QUEENSBURY -- It takes a classroom of high school students to create a village — a small-scale one that powers a lighthouse, raises bridges and lights up the town.

“We’re hoping to use the wind energy from the windmill to power the entire thing,” said 16-year-old Dajsia Davis of Hudson Falls.

Wind power, in this case, will be a large electric fan that will turn the windmill and make the village run.

Davis is among a group of 18 students from the Hudson Falls, Queensbury and Saratoga Springs districts who are participating in the first year of the Early College High School program at SUNY Adirondack. The initiative is a partnership between the college and the Washington-Saratoga-Warren-Hamilton-Essex BOCES.

Students spend their mornings at SUNY Adirondack and take the rest of the classes in the afternoon at their home school. They can simultaneously earn high school and up to a year’s college credit and can even earn industry certifications.

“This will allow our students to continue on to an associate’s (degree) right after they finish this program,” said WSWHE BOCES Superintendent James Dexter.

On Tuesday, the students were tinkering with their village project. The class is divided into groups working separately on the windmill, lighthouse and boat.

Instructor Gage Simpson said the students will receive grades based on their own individual piece and how the whole thing fits together, according to Simpson.

Students cannot start building right away, according to Simpson. They need to have their plans approved — just like in the real world.

“No trial and error. I want them to know exactly what they’re building before they start to build.”

Saratoga Springs student Ron Deutsch, 16, was part of the group finishing up the plans for the bridge.

“We’re kind of making it like a drawbridge,” he said. “It has to allow a boat that is 8-inches go under,” he said.

Other students were figuring out a way to modify a hand crank to become the windmill for the project. They were going to put that device on a pole on the windmill, according to student Tim Warrington.

In the lighthouse group, Saratoga Springs student Kathryn Hodge said they originally planned to have 32 LED bulbs in the lighthouse, but it was way too bright. They need only half that number.

The whole top of the lighthouse will be made of Saran Wrap to seem like the lighthouse has windows, according to Hodge.

“We’re really excited about it. It’s a really cool project,” she said.

Hodge said she wanted to take the class because she wants to be a biomedical engineer and find cures for diseases.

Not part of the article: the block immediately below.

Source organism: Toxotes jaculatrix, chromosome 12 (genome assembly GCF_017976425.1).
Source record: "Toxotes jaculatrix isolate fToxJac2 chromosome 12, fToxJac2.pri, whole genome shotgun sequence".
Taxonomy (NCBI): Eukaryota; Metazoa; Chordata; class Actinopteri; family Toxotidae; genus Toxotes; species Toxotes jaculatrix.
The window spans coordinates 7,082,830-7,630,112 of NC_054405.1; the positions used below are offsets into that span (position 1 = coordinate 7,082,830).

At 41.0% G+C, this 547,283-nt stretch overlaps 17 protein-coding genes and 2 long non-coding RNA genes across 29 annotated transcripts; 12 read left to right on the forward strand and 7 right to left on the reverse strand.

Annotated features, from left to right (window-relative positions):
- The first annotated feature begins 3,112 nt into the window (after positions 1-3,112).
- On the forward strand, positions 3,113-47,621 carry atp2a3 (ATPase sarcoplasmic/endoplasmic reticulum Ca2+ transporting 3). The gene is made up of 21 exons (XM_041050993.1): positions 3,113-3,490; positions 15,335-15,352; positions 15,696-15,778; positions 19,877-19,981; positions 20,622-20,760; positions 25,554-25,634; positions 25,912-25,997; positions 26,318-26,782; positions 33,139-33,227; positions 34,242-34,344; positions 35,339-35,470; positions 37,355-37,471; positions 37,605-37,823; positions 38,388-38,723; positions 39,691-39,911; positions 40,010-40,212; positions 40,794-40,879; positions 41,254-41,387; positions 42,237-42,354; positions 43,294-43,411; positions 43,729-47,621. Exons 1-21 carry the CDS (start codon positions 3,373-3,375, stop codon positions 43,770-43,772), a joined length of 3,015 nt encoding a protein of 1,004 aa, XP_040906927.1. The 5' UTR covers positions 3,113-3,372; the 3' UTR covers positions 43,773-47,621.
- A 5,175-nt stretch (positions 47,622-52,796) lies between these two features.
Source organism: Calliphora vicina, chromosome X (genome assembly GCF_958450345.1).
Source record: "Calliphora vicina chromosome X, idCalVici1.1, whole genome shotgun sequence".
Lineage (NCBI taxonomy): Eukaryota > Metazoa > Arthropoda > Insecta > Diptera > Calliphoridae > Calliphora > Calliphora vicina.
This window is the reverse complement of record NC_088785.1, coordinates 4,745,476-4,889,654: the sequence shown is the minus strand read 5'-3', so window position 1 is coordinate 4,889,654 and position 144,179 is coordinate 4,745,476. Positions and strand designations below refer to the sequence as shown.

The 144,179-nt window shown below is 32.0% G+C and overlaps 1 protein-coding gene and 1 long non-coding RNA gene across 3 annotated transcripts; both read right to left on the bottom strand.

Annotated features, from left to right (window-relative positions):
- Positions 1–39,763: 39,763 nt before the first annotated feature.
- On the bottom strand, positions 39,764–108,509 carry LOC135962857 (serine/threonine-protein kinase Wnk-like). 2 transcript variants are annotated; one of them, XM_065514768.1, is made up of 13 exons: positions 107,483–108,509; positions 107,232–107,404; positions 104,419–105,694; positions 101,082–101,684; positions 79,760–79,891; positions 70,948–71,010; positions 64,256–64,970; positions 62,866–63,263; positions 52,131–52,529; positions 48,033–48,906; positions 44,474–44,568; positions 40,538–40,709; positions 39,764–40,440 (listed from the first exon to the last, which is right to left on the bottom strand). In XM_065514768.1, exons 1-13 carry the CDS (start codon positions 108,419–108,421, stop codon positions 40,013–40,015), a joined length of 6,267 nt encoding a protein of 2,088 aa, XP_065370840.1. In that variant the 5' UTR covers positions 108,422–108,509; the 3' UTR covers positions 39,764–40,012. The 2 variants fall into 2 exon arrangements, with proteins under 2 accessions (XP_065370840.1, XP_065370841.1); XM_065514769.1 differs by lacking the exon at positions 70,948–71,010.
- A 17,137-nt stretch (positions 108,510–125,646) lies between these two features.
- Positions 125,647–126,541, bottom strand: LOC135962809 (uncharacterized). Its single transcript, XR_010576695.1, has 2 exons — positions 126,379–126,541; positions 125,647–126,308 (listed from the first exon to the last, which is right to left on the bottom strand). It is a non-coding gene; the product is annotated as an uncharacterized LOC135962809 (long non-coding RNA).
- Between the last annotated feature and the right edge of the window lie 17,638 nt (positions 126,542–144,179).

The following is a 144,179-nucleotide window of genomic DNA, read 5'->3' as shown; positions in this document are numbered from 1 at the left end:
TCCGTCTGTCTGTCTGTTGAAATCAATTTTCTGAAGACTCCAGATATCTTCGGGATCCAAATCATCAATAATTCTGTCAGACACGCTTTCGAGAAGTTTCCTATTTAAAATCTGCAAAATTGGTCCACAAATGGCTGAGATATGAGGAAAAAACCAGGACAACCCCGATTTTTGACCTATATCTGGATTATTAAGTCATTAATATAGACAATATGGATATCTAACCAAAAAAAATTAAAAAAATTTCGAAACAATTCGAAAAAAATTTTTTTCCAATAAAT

BOCES officials say the college is partnering with local companies including GlobalFoundries, Momentive and Irving Tissue on potential internships for these students. They are trying to line up more business partnerships.

The internships interest Hudson Falls junior Megan Sheehy.

“I personally want to do chemical engineering,” she said.

The program prepares people for jobs, said Kim Wagner, director of curriculum and differentiated instruction for BOCES.

“It helps close the skills gap, where employers don’t have workers to fill the jobs they have open,” she said.

Dexter said the goal is to have different pathways to graduation for students of different ability levels. Some people are more interested in career and technical education.

The partnership received a $400,000 Pathways in Technology Early College High School grant, which Dexter said would be used to expand into the lower grades starting in the 2014-2015 year.

“It will allow us to push down some of our curriculum to freshmen and sophomores,” he said.

The details of the program for underclassmen are still being developed.

Sixteen-year-old Sloan Anderson of Queensbury said he is challenged by the classes, which was something that was not happening at school last year.

“I almost failed two or three classes last year, because I just did not want to work,” he said.

Antonio Montes, 16, of Saratoga Springs said he wanted to take the class for the college credits. He also likes the hands-on nature of the course.

“It was better than sitting in classes and having some teacher blab at you all day long,” he said.

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